Dear Parents: A Reminder about Grace, 17 Months Later

This letter was sent out to St. Paul’s Families exactly 17 months ago, at the beginning of the COVID-19 pandemic. Since today is the first day of school for many children in San Diego and in anticipation of our own program launch on September 12, I would like to remind parents to give themselves grace. Naturally, many details have changed over the course of 17 months, but the message remains the same.

Dear Parents,
I can’t imagine the challenges you are facing, but I write this letter to lend my support (if possible), prayers, and recognition during this tremendously demanding time. I see you.  I am 20 years old. I have no children, and am quarantined at home with my parents. At times, the demands of virtual school and work can be stressful, but I can take time to myself to alleviate the stress. I can watch Netflix, chill in my sweatpants, read books, and workout… maybe. I understand that this is a great privilege, and the stress of being quarantined with children to feed, home-school, entertain, and nurture during the COVID-19 pandemic is simply unfathomable to me. I have so much admiration for you all.

I am weary to give a shred of parenting advice given my decided childlessness, but I’ll offer this much: let yourself off the hook.
There is literally NO right way to do this. Don’t guilt yourself about screen time, snack choices, the best way to structure schooling,… and ESPECIALLY about coming to church virtually (or in person as of Spring 2021). I have said this to parents before and I will say it again: Our society, fixated on productivity and performance, is plagued by “shoulds”.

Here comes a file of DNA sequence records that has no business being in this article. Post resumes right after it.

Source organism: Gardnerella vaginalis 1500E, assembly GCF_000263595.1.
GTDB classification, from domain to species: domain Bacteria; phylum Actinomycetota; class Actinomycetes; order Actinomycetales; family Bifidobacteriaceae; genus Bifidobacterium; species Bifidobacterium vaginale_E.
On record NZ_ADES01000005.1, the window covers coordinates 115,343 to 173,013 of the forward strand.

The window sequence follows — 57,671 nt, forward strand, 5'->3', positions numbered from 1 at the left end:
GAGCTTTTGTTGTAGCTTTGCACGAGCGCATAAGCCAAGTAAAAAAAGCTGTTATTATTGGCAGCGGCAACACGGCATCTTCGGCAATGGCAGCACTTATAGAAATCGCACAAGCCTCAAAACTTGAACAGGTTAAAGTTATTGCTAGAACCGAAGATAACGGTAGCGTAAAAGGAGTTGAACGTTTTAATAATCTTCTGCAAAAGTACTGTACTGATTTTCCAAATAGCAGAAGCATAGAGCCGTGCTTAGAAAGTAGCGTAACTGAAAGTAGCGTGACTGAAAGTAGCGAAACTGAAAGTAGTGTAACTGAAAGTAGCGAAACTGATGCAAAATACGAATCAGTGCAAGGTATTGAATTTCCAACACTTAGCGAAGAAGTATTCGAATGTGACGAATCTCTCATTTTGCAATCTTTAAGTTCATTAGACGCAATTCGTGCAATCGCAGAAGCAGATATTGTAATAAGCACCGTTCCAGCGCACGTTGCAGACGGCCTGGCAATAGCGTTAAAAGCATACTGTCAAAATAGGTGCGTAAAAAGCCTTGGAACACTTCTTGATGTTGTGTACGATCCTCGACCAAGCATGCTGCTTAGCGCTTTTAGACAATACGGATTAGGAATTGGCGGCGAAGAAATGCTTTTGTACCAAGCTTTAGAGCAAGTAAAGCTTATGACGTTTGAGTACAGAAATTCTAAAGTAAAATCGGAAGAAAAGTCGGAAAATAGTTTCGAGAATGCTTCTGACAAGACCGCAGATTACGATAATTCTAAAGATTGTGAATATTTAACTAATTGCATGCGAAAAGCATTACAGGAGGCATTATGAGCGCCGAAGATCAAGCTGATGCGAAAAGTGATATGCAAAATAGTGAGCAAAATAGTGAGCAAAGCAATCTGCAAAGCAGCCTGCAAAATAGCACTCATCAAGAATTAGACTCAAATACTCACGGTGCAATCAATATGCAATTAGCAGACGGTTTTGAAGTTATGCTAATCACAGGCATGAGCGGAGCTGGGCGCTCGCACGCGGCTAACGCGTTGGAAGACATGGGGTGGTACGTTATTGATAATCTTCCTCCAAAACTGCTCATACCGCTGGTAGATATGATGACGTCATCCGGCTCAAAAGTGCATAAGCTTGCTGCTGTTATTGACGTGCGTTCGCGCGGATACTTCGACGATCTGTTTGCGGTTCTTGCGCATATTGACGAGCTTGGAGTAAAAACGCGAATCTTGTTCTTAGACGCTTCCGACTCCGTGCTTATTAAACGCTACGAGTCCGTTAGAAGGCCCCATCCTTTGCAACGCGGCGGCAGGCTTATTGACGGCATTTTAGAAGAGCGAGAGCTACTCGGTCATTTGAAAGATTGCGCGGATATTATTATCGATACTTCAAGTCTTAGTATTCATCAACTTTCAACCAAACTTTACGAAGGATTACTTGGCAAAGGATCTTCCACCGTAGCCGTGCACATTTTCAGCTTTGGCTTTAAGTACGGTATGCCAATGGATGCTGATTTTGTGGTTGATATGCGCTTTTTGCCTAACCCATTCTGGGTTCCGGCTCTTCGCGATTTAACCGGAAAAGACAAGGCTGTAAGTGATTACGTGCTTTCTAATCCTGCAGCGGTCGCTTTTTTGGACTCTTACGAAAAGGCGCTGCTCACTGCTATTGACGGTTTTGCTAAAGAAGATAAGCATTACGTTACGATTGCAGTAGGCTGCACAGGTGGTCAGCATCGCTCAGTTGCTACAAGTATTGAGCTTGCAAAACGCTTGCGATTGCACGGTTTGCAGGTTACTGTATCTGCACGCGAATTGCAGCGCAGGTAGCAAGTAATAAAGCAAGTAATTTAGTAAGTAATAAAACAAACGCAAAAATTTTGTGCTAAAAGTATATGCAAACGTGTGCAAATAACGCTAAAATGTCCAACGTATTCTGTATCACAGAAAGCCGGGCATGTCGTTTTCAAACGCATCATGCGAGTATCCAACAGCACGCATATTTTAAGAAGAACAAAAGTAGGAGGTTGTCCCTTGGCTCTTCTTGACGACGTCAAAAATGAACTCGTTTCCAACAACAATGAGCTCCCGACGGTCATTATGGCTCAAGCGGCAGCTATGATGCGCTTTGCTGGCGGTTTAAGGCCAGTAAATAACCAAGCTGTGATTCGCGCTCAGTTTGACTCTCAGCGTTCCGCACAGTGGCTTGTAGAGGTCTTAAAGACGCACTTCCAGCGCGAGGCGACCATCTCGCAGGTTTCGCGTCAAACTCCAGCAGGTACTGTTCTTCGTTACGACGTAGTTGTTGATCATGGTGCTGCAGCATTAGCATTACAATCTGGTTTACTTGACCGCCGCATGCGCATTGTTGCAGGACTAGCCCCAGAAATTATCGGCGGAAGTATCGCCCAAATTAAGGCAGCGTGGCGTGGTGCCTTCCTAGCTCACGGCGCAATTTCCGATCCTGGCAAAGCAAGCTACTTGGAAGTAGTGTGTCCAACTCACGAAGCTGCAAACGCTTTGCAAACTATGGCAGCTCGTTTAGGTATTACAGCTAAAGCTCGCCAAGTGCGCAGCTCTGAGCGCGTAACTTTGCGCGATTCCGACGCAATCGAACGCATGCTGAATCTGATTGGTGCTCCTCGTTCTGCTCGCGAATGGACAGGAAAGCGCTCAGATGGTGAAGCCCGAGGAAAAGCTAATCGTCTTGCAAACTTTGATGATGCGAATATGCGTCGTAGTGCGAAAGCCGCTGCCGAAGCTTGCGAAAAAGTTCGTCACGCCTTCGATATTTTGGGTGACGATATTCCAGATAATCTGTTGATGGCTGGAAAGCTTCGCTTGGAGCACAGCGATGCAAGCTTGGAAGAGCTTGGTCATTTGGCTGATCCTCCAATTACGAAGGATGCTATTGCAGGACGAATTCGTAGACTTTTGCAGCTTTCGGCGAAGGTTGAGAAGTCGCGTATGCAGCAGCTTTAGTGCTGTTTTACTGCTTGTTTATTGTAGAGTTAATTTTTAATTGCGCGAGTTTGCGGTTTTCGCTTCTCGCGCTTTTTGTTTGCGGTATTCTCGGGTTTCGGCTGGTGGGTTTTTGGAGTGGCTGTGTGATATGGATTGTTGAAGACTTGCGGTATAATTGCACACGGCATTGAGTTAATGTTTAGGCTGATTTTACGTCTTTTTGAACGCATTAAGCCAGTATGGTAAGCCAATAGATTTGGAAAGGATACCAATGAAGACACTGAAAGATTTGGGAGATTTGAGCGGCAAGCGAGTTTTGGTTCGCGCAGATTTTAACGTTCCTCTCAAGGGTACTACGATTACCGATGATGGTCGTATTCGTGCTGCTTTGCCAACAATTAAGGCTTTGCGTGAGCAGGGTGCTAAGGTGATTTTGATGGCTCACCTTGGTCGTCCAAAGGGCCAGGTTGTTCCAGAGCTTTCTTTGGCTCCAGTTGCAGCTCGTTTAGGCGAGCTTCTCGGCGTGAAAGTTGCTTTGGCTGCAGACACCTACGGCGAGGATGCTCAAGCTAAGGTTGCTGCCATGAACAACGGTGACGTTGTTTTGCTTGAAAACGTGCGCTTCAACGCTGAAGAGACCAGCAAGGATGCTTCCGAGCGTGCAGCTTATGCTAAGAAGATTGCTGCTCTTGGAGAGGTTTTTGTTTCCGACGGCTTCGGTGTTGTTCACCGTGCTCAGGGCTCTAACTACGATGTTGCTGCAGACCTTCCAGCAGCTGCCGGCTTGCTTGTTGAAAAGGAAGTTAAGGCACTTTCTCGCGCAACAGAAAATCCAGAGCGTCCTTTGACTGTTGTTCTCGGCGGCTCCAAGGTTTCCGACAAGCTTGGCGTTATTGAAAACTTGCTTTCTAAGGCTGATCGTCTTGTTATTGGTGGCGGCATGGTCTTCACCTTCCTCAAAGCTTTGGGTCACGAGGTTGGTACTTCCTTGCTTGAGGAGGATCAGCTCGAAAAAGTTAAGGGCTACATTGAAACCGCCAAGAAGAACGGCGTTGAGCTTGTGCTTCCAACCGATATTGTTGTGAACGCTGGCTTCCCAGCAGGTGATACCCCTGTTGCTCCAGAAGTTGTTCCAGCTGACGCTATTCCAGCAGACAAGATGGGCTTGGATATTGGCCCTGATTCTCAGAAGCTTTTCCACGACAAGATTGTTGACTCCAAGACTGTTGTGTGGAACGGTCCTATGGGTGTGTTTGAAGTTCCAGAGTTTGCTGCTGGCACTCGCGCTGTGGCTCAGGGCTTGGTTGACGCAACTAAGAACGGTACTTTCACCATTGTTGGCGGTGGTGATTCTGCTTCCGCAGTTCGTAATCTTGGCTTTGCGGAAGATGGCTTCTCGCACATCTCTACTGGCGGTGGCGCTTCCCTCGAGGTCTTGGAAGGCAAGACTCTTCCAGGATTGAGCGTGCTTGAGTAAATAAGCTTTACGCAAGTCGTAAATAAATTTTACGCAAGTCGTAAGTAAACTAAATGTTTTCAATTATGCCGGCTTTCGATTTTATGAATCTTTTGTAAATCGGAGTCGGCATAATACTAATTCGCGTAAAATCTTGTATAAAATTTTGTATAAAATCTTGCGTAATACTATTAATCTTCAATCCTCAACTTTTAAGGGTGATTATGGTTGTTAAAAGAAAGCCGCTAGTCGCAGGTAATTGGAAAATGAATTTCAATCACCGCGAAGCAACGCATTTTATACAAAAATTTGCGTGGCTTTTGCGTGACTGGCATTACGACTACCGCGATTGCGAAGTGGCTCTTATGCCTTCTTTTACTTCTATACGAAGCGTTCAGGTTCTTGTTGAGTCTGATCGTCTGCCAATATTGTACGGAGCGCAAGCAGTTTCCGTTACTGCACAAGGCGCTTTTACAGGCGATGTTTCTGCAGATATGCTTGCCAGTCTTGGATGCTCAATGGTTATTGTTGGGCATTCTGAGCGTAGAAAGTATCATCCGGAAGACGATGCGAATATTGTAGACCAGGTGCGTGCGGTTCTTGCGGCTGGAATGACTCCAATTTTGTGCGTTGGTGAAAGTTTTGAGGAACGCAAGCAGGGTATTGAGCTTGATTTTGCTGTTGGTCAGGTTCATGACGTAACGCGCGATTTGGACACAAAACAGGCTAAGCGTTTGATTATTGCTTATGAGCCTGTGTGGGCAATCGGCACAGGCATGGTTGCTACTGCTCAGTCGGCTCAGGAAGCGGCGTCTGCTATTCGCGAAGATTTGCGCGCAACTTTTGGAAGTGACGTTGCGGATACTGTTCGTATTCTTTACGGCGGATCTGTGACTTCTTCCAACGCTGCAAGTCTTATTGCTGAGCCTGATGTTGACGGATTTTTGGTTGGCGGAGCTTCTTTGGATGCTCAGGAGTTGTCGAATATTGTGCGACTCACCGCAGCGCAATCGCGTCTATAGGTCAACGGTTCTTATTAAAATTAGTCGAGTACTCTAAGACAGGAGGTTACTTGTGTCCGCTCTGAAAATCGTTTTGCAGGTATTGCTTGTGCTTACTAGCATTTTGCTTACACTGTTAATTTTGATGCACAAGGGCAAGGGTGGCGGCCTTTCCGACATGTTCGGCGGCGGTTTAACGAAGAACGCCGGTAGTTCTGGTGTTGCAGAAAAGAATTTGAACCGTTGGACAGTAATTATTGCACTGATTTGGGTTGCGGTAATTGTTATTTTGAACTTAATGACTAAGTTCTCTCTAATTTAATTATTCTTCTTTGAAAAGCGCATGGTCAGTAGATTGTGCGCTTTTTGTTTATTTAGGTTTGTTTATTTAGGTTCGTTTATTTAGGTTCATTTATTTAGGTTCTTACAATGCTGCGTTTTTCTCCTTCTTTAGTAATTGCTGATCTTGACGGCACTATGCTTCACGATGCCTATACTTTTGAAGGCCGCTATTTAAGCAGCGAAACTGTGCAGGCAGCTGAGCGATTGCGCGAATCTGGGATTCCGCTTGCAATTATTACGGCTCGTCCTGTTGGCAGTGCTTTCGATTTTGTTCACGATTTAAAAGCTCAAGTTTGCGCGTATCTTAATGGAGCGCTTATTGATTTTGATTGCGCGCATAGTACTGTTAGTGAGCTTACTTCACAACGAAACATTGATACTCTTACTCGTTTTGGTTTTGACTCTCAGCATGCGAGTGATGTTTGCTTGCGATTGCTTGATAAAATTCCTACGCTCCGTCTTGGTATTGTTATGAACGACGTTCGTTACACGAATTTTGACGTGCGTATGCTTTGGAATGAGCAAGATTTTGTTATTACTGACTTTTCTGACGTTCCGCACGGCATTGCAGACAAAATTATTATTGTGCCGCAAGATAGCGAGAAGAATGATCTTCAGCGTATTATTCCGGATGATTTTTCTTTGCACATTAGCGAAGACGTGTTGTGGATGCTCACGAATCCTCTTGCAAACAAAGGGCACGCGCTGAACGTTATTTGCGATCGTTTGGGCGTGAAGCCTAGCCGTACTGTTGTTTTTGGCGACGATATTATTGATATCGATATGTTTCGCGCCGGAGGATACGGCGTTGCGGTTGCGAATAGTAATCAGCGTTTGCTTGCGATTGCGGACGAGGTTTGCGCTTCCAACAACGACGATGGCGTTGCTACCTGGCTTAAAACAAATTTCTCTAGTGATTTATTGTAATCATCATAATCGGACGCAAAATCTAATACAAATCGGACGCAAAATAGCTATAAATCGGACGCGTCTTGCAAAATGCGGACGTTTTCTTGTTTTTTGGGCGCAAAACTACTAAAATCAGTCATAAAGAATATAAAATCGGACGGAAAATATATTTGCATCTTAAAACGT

I’ve noticed parents juggle an infinite amount of “shoulds” and “should nots”; everyone has opinions of the activities, foods, media, and habits your child should and shouldn’t engage in. Lamentably, I know church is often a source of guilt when it just doesn’t work out. If church ¨should¨ be anything, it should be a source of solace, not to be attended out of perceived obligation or institutionally-prescribed benefit. 

Therefore, when I extend reminders and event notifications, please keep in mind our Family Ministry is purely invitational and I never want you to feel guilty for not participating. Sure, I’m delighted when attendance is good and can get pretty bummed when it’s not, but that is something the Church and I need to let go of-fixation on “the numbers”. However disappointing to my perfectionist and overachieving tendencies, the “success” (if you can even call it that) of a ministry cannot be quantified by attendance. I have had a lot of time to pray on what my ministry looks like now, and God continues to remind me it is not about the numbers.  

Although limited on the physical plane, I think ministry is about space. Ministry means creating space to engage, holding space to listen, and giving space, when needed, to rest and reflect. I encourage you to lean into the space your family needs most: now, and when this is all over. Come to St. Paul’s to worship and participate in our programs if and when it is a blessing to your family, because your family is always a blessing to St. Paul’s.
I am praying continuously that you find moments of joy, rest, and peace among the chaos that is COVID-19.
Your sister in Christ,   
Maya Little-Saña, Family Minister

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